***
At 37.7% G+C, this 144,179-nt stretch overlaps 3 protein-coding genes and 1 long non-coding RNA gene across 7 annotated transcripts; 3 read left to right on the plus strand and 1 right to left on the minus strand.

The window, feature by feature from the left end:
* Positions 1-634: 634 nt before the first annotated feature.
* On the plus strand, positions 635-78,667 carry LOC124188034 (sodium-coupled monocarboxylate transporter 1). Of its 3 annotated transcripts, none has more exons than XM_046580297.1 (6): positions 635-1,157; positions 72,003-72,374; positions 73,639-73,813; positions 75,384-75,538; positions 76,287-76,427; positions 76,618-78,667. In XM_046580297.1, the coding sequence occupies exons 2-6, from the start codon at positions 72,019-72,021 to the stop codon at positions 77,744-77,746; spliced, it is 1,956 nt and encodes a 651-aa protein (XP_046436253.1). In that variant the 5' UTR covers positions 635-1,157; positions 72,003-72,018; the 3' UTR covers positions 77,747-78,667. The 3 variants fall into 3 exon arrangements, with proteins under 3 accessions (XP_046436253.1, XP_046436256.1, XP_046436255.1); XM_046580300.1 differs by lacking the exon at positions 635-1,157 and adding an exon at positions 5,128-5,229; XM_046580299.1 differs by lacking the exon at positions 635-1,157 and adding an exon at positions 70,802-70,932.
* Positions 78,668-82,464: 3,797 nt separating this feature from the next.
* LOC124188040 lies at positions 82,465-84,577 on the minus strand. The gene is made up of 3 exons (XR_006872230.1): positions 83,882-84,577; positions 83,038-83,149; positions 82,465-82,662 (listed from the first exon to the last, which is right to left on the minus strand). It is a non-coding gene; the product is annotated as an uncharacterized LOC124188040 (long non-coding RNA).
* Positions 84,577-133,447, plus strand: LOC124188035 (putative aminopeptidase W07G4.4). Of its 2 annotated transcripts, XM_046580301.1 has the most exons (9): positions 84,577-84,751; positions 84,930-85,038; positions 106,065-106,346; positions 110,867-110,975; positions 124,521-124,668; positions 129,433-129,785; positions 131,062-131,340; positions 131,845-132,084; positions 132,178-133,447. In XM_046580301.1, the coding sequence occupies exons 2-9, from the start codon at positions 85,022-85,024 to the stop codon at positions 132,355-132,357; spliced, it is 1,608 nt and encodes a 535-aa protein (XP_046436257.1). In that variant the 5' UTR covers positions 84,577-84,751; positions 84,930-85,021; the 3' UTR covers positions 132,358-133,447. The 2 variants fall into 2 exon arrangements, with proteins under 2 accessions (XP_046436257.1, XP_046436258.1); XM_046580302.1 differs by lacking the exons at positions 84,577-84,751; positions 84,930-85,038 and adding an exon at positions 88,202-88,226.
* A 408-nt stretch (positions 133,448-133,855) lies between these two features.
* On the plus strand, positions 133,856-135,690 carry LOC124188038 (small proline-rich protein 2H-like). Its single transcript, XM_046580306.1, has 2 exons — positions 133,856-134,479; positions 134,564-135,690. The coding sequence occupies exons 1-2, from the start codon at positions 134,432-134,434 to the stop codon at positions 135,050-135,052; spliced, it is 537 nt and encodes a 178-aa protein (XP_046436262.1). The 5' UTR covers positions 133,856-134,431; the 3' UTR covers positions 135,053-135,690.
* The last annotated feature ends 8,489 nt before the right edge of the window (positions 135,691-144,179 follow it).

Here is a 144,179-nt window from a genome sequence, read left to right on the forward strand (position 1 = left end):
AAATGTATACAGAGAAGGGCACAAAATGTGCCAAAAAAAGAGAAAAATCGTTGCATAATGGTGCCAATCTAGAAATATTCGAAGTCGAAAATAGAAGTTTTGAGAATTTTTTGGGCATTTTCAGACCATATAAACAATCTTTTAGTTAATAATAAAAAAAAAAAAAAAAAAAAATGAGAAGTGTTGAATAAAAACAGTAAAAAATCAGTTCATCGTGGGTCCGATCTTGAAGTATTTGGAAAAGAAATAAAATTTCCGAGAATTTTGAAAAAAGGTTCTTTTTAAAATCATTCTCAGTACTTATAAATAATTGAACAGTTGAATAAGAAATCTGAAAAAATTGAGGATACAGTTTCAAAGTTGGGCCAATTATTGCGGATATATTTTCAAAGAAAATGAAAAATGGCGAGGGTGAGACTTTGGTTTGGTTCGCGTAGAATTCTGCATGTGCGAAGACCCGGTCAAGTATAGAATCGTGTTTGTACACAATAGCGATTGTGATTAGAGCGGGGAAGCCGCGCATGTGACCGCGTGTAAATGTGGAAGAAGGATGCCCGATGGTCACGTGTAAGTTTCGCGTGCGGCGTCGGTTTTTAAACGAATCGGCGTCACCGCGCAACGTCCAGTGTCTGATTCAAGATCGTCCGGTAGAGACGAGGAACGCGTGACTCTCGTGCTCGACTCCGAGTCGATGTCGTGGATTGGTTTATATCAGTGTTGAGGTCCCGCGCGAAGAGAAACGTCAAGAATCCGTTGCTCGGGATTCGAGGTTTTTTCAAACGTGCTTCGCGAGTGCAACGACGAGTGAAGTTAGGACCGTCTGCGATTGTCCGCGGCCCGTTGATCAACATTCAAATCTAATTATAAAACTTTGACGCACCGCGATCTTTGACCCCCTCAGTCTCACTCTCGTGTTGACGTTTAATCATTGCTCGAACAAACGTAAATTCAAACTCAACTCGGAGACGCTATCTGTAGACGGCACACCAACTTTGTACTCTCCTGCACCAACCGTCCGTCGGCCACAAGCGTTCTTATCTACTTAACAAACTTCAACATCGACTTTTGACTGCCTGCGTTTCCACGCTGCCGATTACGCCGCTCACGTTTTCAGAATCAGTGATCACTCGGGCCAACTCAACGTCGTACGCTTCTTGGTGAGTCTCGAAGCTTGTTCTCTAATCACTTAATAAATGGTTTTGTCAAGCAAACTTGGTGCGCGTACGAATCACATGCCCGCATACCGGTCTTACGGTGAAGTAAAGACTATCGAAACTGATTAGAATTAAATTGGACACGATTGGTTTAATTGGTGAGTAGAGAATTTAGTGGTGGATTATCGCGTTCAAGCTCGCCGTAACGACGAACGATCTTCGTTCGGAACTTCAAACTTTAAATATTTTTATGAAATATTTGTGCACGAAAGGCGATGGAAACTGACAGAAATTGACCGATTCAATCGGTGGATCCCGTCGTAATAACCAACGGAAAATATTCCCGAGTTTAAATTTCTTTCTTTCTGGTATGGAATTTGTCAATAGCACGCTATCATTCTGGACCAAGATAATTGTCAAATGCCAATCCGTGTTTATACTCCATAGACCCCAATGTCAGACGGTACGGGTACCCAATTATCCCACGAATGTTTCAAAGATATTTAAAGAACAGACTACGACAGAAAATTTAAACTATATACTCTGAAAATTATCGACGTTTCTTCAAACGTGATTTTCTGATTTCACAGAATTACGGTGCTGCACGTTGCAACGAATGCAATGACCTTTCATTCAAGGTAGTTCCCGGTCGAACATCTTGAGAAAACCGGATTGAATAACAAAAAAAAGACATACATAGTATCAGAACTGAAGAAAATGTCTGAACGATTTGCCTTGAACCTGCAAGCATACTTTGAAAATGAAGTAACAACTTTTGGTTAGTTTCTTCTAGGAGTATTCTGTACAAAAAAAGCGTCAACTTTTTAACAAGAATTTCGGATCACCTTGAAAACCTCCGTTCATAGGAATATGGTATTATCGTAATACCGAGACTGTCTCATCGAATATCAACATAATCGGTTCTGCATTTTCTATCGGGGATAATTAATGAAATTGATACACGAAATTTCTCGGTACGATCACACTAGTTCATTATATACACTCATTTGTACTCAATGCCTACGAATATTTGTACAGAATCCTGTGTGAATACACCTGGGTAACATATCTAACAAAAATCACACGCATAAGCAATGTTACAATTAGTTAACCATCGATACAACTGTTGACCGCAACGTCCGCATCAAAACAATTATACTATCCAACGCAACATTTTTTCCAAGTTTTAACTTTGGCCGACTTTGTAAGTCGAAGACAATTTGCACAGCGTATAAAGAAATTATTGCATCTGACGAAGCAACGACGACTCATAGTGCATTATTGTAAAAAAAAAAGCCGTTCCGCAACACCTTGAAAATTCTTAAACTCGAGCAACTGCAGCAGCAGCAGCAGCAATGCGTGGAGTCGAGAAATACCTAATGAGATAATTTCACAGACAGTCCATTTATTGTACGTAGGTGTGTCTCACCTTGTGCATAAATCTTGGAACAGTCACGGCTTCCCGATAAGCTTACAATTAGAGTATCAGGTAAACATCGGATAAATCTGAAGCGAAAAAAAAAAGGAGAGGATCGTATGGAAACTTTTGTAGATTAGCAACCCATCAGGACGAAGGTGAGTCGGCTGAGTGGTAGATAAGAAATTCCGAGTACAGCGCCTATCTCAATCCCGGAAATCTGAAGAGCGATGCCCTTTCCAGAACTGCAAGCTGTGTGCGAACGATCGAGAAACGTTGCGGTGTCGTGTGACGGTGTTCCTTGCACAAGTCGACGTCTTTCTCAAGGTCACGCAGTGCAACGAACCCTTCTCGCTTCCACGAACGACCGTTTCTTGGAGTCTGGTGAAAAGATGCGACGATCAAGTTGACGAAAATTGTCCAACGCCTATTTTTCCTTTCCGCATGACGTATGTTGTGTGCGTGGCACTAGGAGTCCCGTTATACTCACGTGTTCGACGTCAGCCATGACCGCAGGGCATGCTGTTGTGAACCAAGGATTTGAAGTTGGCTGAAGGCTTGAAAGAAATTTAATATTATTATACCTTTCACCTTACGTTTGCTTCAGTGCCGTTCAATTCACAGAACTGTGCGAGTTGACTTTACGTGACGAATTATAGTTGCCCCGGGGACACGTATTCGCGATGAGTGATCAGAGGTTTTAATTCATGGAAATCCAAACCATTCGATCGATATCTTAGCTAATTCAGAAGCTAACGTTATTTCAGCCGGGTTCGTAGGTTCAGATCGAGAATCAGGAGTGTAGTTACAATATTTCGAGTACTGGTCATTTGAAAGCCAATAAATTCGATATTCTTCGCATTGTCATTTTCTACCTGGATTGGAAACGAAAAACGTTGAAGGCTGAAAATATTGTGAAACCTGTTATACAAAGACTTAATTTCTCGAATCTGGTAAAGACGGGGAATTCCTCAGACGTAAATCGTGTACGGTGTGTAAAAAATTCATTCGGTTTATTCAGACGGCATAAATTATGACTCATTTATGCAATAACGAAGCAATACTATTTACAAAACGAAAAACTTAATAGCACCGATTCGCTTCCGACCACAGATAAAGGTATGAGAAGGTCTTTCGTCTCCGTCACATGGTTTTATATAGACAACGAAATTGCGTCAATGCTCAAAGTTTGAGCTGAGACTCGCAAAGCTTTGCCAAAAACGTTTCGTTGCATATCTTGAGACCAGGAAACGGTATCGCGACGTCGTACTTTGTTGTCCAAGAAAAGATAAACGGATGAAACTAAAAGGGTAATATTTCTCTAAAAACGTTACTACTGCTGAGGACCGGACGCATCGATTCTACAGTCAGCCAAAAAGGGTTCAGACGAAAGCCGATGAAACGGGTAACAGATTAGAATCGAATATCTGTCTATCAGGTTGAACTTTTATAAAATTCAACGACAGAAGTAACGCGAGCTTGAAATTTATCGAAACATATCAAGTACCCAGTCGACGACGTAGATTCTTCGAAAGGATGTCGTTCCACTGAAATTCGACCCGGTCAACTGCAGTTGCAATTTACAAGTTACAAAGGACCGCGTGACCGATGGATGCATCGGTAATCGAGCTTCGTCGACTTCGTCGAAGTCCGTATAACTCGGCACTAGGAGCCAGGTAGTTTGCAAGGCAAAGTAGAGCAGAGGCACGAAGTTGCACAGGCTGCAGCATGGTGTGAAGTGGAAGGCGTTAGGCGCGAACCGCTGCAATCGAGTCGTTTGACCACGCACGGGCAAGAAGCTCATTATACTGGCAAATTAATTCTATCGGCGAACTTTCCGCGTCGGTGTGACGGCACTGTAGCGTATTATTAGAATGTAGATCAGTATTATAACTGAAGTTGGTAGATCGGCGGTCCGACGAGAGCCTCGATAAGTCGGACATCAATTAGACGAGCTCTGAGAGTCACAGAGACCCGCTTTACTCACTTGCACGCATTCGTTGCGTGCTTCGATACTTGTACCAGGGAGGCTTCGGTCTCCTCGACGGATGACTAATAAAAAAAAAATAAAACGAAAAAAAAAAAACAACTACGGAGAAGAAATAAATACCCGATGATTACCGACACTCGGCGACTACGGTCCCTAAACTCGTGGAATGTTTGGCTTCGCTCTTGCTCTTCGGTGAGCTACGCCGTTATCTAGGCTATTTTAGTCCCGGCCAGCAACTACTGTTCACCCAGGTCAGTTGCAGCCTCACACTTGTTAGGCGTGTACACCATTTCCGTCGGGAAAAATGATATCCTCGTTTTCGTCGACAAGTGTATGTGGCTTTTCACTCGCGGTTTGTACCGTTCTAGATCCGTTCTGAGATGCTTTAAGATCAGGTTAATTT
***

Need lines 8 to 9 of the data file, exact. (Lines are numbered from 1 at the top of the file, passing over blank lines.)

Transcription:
* A 408-nt stretch (positions 133,448-133,855) lies between these two features.
* On the plus strand, positions 133,856-135,690 carry LOC124188038 (small proline-rich protein 2H-like). Its single transcript, XM_046580306.1, has 2 exons — positions 133,856-134,479; positions 134,564-135,690. The coding sequence occupies exons 1-2, from the start codon at positions 134,432-134,434 to the stop codon at positions 135,050-135,052; spliced, it is 537 nt and encodes a 178-aa protein (XP_046436262.1). The 5' UTR covers positions 133,856-134,431; the 3' UTR covers positions 135,053-135,690.